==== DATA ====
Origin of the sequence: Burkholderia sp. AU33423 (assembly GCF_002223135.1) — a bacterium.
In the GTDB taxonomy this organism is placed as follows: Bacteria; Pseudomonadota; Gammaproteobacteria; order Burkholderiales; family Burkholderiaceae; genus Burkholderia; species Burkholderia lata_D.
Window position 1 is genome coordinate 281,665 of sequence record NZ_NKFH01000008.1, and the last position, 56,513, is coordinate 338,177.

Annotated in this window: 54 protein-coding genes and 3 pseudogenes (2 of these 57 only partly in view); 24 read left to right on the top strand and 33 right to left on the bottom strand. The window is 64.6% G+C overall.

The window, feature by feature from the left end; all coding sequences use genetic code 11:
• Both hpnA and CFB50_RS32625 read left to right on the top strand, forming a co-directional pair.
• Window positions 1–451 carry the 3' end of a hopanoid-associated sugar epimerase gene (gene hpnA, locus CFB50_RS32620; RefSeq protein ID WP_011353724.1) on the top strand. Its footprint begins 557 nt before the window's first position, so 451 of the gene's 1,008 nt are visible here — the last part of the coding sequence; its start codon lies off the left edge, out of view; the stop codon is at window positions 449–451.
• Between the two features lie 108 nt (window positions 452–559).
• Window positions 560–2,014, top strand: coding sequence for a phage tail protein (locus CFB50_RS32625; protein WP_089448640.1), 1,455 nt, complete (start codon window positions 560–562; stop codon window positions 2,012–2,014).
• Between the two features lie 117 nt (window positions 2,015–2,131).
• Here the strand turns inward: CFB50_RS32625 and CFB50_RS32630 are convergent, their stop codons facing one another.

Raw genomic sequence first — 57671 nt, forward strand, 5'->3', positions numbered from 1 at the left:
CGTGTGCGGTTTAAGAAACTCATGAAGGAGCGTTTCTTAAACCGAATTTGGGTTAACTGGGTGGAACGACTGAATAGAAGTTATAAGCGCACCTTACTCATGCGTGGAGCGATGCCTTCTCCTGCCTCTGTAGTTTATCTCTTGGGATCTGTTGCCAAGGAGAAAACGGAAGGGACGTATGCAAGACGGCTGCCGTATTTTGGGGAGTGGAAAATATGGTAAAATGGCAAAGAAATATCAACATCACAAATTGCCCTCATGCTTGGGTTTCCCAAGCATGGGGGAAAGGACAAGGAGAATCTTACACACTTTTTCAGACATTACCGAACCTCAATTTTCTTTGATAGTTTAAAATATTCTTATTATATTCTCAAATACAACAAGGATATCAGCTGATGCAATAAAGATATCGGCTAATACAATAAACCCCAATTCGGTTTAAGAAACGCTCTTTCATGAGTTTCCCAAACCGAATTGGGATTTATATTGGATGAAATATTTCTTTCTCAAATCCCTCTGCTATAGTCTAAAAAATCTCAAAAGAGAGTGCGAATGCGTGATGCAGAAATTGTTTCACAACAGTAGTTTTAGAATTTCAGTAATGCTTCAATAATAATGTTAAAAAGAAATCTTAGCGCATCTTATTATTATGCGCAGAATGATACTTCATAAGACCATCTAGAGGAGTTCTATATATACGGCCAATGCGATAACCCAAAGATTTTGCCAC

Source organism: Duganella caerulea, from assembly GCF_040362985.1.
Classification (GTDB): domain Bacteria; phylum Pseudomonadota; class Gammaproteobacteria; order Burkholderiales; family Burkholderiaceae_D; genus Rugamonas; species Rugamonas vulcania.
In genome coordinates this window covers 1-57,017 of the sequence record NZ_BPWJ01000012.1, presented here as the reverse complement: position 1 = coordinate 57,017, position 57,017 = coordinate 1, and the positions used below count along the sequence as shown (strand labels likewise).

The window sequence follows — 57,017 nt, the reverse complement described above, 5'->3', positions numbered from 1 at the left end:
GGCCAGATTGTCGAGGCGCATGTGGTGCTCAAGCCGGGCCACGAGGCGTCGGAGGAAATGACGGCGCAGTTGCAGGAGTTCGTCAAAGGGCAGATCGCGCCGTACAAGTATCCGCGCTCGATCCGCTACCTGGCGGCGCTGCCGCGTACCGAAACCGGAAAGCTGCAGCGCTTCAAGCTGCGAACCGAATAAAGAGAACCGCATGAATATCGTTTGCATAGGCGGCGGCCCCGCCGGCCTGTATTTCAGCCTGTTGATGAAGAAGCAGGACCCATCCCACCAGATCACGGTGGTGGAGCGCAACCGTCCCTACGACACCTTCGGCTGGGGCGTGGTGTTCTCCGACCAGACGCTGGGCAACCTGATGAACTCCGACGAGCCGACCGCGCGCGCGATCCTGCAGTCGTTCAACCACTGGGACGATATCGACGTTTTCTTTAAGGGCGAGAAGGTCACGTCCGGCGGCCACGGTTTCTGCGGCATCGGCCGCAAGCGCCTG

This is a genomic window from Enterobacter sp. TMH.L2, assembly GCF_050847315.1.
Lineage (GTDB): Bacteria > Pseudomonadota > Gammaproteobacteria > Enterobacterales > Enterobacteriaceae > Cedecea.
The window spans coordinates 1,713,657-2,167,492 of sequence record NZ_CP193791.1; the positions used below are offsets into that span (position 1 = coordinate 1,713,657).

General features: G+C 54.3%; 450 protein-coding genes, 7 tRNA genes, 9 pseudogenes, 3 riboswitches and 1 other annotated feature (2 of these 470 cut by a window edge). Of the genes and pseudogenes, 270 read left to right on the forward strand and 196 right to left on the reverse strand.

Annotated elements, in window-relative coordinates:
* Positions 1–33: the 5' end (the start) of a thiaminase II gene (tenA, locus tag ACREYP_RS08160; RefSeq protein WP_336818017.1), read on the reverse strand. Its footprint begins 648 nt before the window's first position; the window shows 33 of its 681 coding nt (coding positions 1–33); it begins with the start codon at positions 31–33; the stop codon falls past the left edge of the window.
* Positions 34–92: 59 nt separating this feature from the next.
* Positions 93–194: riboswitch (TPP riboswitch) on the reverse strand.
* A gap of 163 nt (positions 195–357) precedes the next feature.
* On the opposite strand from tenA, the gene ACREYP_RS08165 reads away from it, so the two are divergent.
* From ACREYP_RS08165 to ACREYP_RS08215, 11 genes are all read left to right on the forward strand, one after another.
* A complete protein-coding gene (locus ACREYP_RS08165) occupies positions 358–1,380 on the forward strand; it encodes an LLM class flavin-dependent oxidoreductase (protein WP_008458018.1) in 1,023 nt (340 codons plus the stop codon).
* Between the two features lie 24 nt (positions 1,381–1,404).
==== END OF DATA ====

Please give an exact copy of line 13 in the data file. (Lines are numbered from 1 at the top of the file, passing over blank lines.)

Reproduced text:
CGTGTGCGGTTTAAGAAACTCATGAAGGAGCGTTTCTTAAACCGAATTTGGGTTAACTGGGTGGAACGACTGAATAGAAGTTATAAGCGCACCTTACTCATGCGTGGAGCGATGCCTTCTCCTGCCTCTGTAGTTTATCTCTTGGGATCTGTTGCCAAGGAGAAAACGGAAGGGACGTATGCAAGACGGCTGCCGTATTTTGGGGAGTGGAAAATATGGTAAAATGGCAAAGAAATATCAACATCACAAATTGCCCTCATGCTTGGGTTTCCCAAGCATGGGGGAAAGGACAAGGAGAATCTTACACACTTTTTCAGACATTACCGAACCTCAATTTTCTTTGATAGTTTAAAATATTCTTATTATATTCTCAAATACAACAAGGATATCAGCTGATGCAATAAAGATATCGGCTAATACAATAAACCCCAATTCGGTTTAAGAAACGCTCTTTCATGAGTTTCCCAAACCGAATTGGGATTTATATTGGATGAAATATTTCTTTCTCAAATCCCTCTGCTATAGTCTAAAAAATCTCAAAAGAGAGTGCGAATGCGTGATGCAGAAATTGTTTCACAACAGTAGTTTTAGAATTTCAGTAATGCTTCAATAATAATGTTAAAAAGAAATCTTAGCGCATCTTATTATTATGCGCAGAATGATACTTCATAAGACCATCTAGAGGAGTTCTATATATACGGCCAATGCGATAACCCAAAGATTTTGCCAC